Political Buttons of Brian Campbell
We don’t even have any of these special campaign buttons in the store, because they are so collectible.
The Ultimate White House Collectible
After all of that pomp and ceremony, you would think that at least one of the people who attended the laying of the cornerstone of the President’s House would remember where they put it.
If you weren’t one of the Freemasons who attended the ceremony on October 13, 1792 to lay the cornerstone at the President’s House, then let me tell you what happened.
Are you wearing the real George W. Bush?
You look good. Very good. Crisp, white shirt with cobalt blue studs and cobalt blue, official presidential George W. Bush cuff links to match. Black tie and tux. Wonderful overcoat and cashmere scarf. Your new shoes shined to perfection. Limousine waiting. Your date is matching perfection. Ready to attend the President’s State of the Union speech?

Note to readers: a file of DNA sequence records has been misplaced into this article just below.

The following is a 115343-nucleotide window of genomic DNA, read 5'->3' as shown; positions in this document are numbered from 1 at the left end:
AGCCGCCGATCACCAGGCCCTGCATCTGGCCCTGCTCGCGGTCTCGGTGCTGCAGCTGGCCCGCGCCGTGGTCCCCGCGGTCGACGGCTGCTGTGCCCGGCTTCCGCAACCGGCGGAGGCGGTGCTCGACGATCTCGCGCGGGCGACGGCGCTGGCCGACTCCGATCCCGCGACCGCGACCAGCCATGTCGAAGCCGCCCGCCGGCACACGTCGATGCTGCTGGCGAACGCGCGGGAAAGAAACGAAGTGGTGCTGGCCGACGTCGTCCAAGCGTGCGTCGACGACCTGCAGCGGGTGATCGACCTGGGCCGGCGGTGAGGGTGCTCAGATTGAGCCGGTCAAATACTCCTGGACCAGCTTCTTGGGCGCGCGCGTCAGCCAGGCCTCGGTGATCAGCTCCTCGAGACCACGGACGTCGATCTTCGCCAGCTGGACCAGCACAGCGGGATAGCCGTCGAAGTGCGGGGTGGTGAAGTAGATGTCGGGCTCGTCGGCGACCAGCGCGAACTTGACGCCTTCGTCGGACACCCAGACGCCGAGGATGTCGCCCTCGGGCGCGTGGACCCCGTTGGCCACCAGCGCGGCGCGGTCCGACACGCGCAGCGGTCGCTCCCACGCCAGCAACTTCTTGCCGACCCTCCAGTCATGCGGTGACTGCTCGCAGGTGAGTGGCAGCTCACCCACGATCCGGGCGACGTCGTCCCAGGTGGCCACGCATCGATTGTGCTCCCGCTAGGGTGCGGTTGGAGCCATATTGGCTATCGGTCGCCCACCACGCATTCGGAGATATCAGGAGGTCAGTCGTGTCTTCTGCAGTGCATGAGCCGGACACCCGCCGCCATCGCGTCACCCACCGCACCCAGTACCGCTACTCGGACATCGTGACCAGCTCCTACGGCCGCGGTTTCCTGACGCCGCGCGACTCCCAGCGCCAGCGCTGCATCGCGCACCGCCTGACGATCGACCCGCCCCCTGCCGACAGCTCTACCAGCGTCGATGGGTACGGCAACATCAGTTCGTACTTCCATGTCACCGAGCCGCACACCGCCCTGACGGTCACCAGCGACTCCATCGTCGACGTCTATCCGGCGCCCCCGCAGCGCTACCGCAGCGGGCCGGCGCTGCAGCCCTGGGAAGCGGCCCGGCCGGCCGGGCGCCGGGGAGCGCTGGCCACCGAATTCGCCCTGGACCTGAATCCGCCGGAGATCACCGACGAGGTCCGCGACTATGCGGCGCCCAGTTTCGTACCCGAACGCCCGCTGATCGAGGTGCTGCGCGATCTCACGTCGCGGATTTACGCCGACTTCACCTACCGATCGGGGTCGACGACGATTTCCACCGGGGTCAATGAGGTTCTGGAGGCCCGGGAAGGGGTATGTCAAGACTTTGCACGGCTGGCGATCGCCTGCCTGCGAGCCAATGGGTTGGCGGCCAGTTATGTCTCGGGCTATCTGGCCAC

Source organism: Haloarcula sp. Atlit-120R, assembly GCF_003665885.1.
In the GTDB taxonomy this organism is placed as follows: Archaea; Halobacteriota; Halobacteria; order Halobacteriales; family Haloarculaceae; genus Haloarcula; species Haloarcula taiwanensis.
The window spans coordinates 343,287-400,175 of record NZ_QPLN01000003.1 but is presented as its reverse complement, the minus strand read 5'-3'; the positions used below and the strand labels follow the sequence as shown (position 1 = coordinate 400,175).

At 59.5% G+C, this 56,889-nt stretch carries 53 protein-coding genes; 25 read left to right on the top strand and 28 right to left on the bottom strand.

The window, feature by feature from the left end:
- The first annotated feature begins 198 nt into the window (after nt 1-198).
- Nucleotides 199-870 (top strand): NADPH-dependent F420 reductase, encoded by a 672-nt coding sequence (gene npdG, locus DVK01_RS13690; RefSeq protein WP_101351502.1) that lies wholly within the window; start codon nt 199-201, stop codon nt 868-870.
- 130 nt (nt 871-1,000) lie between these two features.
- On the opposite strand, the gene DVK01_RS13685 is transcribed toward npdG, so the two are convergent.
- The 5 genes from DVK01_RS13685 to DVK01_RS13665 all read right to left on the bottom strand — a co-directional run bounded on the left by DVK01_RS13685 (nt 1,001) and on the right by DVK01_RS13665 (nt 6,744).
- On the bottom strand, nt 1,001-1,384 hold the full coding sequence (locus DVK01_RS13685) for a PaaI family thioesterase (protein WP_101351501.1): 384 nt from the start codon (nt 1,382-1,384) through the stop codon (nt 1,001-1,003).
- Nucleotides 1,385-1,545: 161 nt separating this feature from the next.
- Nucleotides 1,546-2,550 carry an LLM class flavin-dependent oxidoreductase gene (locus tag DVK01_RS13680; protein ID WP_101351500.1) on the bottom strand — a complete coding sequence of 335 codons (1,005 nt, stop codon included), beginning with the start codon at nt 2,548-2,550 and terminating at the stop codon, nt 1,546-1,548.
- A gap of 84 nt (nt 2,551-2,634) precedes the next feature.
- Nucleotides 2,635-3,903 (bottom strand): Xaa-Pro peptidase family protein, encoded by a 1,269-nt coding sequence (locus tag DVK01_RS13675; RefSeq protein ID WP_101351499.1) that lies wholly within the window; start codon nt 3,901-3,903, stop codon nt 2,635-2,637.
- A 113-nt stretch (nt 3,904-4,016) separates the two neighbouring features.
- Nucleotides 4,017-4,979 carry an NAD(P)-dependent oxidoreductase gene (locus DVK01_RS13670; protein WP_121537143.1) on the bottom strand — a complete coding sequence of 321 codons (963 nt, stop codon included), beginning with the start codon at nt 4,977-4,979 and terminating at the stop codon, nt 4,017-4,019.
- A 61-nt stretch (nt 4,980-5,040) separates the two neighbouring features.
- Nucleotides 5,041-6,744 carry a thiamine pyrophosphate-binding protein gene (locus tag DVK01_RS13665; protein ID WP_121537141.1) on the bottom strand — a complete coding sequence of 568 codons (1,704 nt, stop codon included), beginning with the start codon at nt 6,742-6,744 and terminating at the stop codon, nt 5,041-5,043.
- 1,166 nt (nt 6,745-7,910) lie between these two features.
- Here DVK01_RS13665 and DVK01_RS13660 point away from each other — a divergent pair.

The campaign biography has been with us in some form or fashion since the beginning of American politics.
Secret Service Collectibles Part II
This is an expanded list of Secret Service collectibles, particularly as it relates to the declassified security pins worn by VIPs within the White House compound. They are occasionally numbered.
Secret Service Collectibles
What began as a special governmental protection unit responsible for the safety of US currency in 1865, the US Secret Service has expanded its role to include protection of the president, vice president, presidential candidates, and foreign leaders while visiting US soil.
Rutherford B. Hayes Commemorative China
On occasion, online auction companies have offered a uniquely produced piece of White House china service from the Administration of Rutherford B. Hayes from 1877 to 1881.
Third Party or Independent Political Buttons
The top dozen or so candidates within the two major parties are receiving the lion’s share of the attention from those who collect political memorabilia.
Political Button Reproductions
In 1972, the American Oil Company reproduced historic political campaign buttons with the history of the candidate on a card and gave them away as premiums to its gas station customers. They featured buttons from the 1896 campaign of William Jennings Bryan through the 1968 presidential campaign.